How [happy] is the man who does not walk in the counsel of the wicked, Nor stand in the path of sinners, Nor sit in the seat of scoffers! But his delight is in the law of the Lord, And in His law he meditates day and night. He will be like a tree firmly planted by streams of water, Which yields its fruit in its season And its leaf does not wither; And in whatever he does, he prospers. The wicked are not so, But they are like chaff which the wind drives away. Therefore the wicked will not stand in the judgment, Nor sinners in the assembly of the righteous. For the Lord knows the way of the righteous, But the way of the wicked will perish (Psalm 1).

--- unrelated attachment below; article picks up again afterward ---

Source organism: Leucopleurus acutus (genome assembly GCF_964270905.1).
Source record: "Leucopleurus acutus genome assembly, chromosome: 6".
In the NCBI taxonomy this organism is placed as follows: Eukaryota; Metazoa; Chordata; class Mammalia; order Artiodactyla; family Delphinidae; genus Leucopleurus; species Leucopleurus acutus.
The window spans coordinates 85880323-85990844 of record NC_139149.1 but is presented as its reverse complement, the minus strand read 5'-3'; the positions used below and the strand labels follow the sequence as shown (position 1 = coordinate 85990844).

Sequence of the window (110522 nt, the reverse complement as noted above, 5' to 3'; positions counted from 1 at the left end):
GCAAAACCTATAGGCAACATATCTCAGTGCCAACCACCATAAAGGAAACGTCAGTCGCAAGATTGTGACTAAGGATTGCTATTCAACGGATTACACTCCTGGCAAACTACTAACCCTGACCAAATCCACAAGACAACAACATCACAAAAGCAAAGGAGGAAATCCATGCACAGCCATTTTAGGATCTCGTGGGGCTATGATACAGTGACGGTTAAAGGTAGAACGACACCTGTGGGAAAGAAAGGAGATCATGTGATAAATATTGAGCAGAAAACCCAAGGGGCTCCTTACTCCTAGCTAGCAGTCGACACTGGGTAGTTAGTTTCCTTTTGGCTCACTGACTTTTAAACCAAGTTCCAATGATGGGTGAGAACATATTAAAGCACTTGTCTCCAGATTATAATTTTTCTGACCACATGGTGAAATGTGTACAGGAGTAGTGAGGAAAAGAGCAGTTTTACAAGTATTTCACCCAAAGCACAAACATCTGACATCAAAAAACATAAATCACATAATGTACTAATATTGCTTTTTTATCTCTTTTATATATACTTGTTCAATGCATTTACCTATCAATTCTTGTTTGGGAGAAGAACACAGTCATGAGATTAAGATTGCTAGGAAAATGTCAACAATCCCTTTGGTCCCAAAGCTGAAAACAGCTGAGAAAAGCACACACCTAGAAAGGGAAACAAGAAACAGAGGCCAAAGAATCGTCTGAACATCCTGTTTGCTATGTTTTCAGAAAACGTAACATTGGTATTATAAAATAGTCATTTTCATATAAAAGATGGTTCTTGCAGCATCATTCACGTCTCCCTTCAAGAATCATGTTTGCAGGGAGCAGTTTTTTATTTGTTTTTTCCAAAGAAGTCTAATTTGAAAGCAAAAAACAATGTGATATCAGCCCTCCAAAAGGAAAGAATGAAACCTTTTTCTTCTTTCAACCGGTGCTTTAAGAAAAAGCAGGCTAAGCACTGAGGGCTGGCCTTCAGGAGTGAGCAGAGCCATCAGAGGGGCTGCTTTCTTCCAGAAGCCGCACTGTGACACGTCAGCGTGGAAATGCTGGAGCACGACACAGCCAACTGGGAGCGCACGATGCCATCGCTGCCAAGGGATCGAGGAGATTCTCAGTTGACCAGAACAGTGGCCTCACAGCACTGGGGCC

Let me challenge you to put God’s word to the test. I did, and I found it to be true. We strive to live holy lives, not follow the advice of worldly people. We reject the tendency of the world to scoff at others whether on social media or in church or wherever. Instead, we return to Scripture. We think about the words of God’s law throughout the day. The wicked are like chaff. With all of their scoffing and cynicism and being always critical of others, their words won’t last. Their impact is fleeting. They don’t make much of a difference. They, like everyone else, will die and be forgotten to most. Those who delight in the things of God will live more fulfilled lives, will have lasting happiness, and will thrive no matter their circumstances because Yahweh knows their way. It is how God designed us to live. Since He did not design us to live like scoffers, being overtly critical and condescending of others, that way of living will eventually perish. It will be no more. So, let me ask. Are you living in the Lord’s happy way? Or, are you living in the wicked way that is perishing? Nothing is impossible for God. That is why we trust in Him, not our own perishing ways.